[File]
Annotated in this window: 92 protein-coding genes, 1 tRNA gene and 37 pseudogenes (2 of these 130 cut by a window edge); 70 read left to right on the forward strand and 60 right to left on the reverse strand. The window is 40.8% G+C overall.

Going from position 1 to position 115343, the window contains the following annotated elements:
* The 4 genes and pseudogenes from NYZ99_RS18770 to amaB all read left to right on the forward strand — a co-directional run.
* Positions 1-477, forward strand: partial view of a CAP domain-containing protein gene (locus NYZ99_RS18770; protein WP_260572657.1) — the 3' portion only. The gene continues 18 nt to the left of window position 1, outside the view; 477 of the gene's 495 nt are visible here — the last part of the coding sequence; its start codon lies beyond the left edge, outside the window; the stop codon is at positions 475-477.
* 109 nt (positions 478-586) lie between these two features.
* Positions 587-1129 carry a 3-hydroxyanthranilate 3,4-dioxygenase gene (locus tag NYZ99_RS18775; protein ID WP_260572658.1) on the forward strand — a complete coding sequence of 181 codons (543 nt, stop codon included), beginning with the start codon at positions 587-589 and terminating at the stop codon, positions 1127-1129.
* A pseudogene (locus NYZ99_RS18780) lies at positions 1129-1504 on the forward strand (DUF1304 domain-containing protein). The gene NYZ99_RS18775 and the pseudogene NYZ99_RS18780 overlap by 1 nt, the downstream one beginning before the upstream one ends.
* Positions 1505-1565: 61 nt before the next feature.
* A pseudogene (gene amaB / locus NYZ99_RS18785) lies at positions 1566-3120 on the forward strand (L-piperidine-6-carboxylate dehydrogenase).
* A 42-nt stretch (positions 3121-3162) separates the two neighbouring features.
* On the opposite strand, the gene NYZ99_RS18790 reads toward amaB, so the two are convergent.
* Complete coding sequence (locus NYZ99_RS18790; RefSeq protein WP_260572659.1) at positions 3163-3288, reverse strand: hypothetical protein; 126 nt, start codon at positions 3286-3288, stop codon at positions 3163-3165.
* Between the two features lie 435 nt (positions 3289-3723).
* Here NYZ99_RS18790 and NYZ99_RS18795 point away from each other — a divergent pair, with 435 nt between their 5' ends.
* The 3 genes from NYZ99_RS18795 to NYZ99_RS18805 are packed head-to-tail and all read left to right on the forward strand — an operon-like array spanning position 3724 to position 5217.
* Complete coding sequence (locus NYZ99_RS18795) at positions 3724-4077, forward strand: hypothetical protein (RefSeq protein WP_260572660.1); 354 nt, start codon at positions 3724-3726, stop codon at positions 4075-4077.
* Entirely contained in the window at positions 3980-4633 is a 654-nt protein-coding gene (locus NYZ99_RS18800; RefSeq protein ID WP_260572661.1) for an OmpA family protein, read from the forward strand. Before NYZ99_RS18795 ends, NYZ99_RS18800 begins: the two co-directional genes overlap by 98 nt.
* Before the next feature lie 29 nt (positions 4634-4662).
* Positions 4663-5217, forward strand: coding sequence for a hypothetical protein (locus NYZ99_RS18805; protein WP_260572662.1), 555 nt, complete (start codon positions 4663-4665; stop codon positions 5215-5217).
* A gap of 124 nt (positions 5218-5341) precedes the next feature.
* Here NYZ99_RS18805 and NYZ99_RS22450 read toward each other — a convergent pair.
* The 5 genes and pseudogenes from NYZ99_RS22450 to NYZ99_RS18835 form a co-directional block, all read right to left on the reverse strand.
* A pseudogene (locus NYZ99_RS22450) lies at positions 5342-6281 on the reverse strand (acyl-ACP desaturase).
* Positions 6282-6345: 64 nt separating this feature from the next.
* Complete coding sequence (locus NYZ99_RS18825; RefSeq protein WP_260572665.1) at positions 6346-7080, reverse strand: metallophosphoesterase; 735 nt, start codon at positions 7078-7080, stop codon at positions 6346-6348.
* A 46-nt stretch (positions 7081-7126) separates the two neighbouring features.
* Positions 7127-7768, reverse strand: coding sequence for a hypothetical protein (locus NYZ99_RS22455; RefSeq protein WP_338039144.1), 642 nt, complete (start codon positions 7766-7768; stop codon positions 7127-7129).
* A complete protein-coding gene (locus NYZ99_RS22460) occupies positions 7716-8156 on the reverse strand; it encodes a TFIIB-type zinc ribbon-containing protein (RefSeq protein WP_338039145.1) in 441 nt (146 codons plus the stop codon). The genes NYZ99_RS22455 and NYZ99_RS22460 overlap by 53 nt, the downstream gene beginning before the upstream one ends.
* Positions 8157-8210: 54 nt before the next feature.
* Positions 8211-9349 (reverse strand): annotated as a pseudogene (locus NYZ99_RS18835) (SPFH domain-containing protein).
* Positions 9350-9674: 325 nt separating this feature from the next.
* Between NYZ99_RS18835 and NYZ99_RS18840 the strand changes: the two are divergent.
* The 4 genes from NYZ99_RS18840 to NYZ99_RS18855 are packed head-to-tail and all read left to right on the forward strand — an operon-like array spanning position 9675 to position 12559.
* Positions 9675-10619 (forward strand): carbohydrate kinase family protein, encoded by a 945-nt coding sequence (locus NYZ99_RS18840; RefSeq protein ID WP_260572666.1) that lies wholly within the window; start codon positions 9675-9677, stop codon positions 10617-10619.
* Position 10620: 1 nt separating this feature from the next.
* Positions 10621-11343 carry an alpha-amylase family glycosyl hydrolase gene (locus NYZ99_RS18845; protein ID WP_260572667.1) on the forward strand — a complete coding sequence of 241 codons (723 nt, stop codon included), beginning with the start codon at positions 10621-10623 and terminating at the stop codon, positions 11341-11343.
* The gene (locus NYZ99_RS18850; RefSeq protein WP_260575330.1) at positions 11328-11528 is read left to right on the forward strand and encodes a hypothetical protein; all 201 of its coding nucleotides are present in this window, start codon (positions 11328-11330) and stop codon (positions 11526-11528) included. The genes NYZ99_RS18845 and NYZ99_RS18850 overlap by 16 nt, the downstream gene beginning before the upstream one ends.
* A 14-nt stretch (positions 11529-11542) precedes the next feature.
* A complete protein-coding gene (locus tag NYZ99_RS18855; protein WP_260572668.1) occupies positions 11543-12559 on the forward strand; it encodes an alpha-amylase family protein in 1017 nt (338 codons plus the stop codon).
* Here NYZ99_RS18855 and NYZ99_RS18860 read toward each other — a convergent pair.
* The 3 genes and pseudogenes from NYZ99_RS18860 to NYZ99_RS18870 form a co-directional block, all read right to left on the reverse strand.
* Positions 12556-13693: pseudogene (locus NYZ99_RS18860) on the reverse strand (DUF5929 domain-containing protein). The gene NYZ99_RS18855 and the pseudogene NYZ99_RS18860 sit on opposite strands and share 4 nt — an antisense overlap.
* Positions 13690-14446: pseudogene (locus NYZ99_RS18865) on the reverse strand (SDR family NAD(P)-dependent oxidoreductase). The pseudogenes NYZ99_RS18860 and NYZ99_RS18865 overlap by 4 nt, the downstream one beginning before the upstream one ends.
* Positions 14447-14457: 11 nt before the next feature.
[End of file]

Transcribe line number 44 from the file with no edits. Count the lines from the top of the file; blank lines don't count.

* Positions 14447-14457: 11 nt before the next feature.